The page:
where last_run_outcome <> 1'
  --Insert into a temp table before it gets its knickers in a twist 
    CREATE TABLE #t2 (
    originating_server VARCHAR(255), 
    job_name VARCHAR(255),
    job_desc VARCHAR(1023),
    last_outcome_message VARCHAR(255), 
    last_run_date VARCHAR(63),
    job_id VARCHAR(255))
  INSERT INTO #t2 EXEC(@sql1)
  --And insert the relevant info into our Failed Jobs table
    INSERT INTO Failed_Jobs
    (originating_Server, job_name, job_description, last_outcome_message, last_run_date, job_id)
    SELECT originating_server, job_name, job_desc, last_outcome_message, last_run_date, job_id
    FROM #t2
  DROP TABLE #t2
  END 
  ELSE
  --If it's 2005 then execute this code
    IF @version = '9'
    BEGIN 
     SELECT @sql1 = '
        Select id.originating_server, 
        j.name, j.description, jh.last_outcome_message, substring(space(1), 
        33,33) + 
        -- Calculate fail datetime
        -- Add Run Duration Seconds
       cast(
       -- Add Start Time Seconds
        dateadd(ss, cast(substring(cast(last_run_time + 1000000 as char(7)),6,2) as int),
       -- Add Start Time Minutes 
        dateadd(mi, cast(substring(cast(last_run_time + 1000000 as char(7)),4,2) as int),
       -- Add Start Time Hours
        dateadd(hh, cast(substring(cast(last_run_time + 1000000 as char(7)),2,2) as int),
        convert(datetime,cast (last_run_date as char(8)))))) as char(19)) As Last_Run_Date, j.job_id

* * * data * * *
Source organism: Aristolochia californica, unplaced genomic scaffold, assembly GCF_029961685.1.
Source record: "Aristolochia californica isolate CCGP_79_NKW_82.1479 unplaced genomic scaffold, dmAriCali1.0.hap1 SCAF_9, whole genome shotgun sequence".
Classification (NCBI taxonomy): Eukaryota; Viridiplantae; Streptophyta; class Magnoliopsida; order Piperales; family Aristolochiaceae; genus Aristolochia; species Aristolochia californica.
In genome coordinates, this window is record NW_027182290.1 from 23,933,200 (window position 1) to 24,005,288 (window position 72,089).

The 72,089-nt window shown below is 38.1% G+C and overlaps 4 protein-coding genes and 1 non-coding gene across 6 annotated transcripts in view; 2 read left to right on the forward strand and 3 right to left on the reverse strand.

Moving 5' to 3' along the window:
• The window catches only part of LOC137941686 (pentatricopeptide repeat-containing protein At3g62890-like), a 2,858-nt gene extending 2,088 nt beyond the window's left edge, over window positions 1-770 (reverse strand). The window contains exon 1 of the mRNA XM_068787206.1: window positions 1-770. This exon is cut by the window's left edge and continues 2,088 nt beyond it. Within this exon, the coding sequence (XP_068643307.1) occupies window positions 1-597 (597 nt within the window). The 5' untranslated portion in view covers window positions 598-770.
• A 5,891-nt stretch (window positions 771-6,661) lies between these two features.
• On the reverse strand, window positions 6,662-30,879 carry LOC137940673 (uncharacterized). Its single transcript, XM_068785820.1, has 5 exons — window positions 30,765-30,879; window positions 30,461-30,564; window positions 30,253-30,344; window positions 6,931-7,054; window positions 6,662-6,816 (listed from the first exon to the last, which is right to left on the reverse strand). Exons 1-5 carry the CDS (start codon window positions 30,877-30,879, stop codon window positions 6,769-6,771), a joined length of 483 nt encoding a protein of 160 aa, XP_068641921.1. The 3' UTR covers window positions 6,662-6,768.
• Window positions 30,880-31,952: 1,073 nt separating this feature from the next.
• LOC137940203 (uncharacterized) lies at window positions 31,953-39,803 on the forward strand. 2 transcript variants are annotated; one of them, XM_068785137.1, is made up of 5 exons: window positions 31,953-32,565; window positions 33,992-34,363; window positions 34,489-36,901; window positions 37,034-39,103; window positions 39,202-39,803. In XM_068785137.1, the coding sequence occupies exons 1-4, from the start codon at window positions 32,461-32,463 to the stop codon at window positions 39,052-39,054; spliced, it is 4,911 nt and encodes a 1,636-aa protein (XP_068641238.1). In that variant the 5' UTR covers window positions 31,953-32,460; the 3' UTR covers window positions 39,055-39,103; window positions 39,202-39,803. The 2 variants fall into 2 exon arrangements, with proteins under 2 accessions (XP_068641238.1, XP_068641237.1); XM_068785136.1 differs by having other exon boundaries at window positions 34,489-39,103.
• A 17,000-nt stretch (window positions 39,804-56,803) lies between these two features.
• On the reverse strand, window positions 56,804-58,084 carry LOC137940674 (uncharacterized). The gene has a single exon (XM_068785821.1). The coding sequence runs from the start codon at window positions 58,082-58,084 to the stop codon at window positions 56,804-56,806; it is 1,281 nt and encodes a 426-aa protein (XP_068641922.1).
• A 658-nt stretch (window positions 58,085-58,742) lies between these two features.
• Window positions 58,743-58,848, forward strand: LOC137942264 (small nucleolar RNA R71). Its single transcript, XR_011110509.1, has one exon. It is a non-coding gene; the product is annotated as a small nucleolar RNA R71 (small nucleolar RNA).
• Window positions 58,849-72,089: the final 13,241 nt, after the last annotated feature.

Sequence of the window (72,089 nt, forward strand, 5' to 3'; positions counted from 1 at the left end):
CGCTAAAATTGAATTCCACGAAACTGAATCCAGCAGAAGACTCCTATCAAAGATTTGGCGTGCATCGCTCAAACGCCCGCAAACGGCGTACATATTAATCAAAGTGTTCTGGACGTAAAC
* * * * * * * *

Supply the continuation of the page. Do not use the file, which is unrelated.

FROM [' + @servername + '].msdb.dbo.sysjobservers 
       jh join [' + @servername + '].msdb.dbo.sysjobs j ON jh.job_id=j.job_id 
          join [' + @servername + '].msdb.dbo.sysoriginatingservers_view id 
            ON id.originating_server_id=j.originating_server_id
      where last_run_outcome <> 1'
      CREATE TABLE #t3 (
       originating_server VARCHAR(255), 
       job_name VARCHAR (255),
       job_desc VARCHAR (1023),
       last_outcome_message VARCHAR (255), 
       last_run_date VARCHAR(63),
       job_id VARCHAR (255))
      INSERT INTO #t3 EXEC(@sql1)
     INSERT INTO Failed_Jobs 
       (originating_Server, job_name, job_description, last_outcome_message, last_run_date, job_id)
     SELECT originating_server, job_name, job_desc, last_outcome_message, last_run_date, job_id
      FROM #t3
     DROP TABLE #t3
    END

Now if you have setup a linked server, say Payroll_Server,

why don't you deliberately fail any job on it (in the advanced properties of

any existing jobstep you can temporarily set it fail on Success). Then execute

the above proc using Payroll_Server as the input parameter. Details regarding

the failed job will be entered into our Failed_Jobs table.

We don't want to create a job for each linked server though, so now we create

the usp_Iterate_FailedJobs proc that will iterate through each row in the [Server_SQL_Details]

table and use each server name as an input parameter for usp_GetFailedJob.

The usp_Iterate_FailedJobs procedure

    USE [DBA_Admin]
    GO
    /******
    Part 3a: The Failed Jobs Report
    Object Creation: The usp_Iterate_FailedJobs stored procedure